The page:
A book has sides too, an inventory of possibilities. Part I

A book is a three dimensional object. This means that designing a book is not only about the things that happen on pages. The sides of the book could be taken in consideration too.

Back in the old days the sides of a book where extremely rough. Sections where folded by hand and trimmed before binding. Not all pages had the exact same size and folding was not always strictly parallel.

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Take a look at the sides of some regular paperbacks on your bookshelves. It is not often that you pay attention to that particular part of a book, I guess. Nevertheless, without anybody giving it any thought there is already a lot to be seen:
The color of the paper for the pages obviously.
But also by touching it you feel whether it is a bulky (soft touch) or coated (a very solid touch) paper.
You can see on the front side whether the book is perfect bound or sewed in sections. With perfect bound you will see a clean cut and a solid book block whereas with sewing you can always recognize the sections structure.
A section with bleeding images you will recognize immediately on the sides.
And if the book consists of more then one type of paper, you will recognize these differences on the sides too.

Without the designer having given it any specific attention there is already a lot going on there.

In this blog I want to show you some examples of books from my shelves where the sides have been taken into account deliberately.
Maydan a hundred portraits from Émeric Lhuisset is printed on a newspaper press which also folds the sections in line. The edges of the sections show typical marks and roughness. After sewing and binding the pages have not been trimmed to preserve these typical marks.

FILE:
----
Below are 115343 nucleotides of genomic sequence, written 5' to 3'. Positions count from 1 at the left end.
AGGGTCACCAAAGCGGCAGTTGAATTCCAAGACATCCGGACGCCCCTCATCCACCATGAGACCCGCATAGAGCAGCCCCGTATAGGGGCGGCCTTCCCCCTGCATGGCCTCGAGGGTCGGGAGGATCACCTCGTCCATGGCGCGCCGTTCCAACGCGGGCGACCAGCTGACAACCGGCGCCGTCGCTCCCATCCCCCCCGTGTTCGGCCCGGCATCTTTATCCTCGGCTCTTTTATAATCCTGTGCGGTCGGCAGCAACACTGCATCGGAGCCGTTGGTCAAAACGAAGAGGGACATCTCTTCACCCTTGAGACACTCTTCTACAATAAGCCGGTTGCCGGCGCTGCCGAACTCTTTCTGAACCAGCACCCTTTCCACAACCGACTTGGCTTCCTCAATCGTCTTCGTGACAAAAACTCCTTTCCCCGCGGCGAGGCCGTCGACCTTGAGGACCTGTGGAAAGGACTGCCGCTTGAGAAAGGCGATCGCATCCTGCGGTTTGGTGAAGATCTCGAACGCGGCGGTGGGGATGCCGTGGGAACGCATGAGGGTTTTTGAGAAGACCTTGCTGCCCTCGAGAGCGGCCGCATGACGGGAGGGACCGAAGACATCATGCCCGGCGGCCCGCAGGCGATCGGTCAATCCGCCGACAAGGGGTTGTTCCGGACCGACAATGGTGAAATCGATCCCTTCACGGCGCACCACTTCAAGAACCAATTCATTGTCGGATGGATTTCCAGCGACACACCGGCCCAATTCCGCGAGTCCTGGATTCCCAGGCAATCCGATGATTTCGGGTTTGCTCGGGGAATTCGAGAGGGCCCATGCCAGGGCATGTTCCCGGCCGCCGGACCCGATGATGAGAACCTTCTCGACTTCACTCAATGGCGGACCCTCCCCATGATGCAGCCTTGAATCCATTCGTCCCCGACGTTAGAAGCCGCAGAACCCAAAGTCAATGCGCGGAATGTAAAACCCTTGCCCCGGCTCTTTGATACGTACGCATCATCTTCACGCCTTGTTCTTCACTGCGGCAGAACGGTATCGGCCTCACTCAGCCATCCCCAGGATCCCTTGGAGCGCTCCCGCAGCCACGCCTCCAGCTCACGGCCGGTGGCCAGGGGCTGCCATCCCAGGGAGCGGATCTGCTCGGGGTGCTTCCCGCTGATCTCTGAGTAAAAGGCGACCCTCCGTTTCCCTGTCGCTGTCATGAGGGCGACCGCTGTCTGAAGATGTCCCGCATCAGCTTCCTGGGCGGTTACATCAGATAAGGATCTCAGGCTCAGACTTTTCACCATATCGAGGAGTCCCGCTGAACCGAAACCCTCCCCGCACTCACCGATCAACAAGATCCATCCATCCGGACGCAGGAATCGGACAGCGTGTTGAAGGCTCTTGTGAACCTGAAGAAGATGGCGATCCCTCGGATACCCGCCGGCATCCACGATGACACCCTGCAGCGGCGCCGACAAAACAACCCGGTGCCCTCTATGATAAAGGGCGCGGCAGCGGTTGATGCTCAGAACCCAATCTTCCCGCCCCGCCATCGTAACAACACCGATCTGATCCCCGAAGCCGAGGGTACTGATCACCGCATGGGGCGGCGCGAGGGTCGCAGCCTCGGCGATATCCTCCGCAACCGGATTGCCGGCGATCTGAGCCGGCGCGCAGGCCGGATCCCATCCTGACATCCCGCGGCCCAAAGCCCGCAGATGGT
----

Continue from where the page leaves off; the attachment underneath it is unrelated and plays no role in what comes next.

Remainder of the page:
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The effect is quite close to the antique examples I showed above but now brings a connotation of news press.

A variation on this theme is found in the book Why mister why by Geert van Kesteren. This book is printed in regular sheet fed offset. The images are part of a journalistic project. The photographer was embedded with the American Army in Irak and on assignment for Newsweek. The designers created a reference to newsprint by roughening the sides of the book in a milling machine after binding.

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Here you can also see on the front side of the book that all images are bleeding except for two sections at the beginning and the end of the book.
Designer Irma Boom has always been particularly keen to work on the sides of her books too. The book she made for Sheila Hicks is a very well known example. I’ll show here another book she did.

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The book is called Water Weavers. Note the black stripe halfway the front where apparently something is printed bleeding from the pages. This must be a deliberate part of the design.
These are examples of what you can do in binding.
Another effect you can use is that whatever you print on the sides of a page will be visible on the sides of a book.
That subject will be discussed in part II, next week.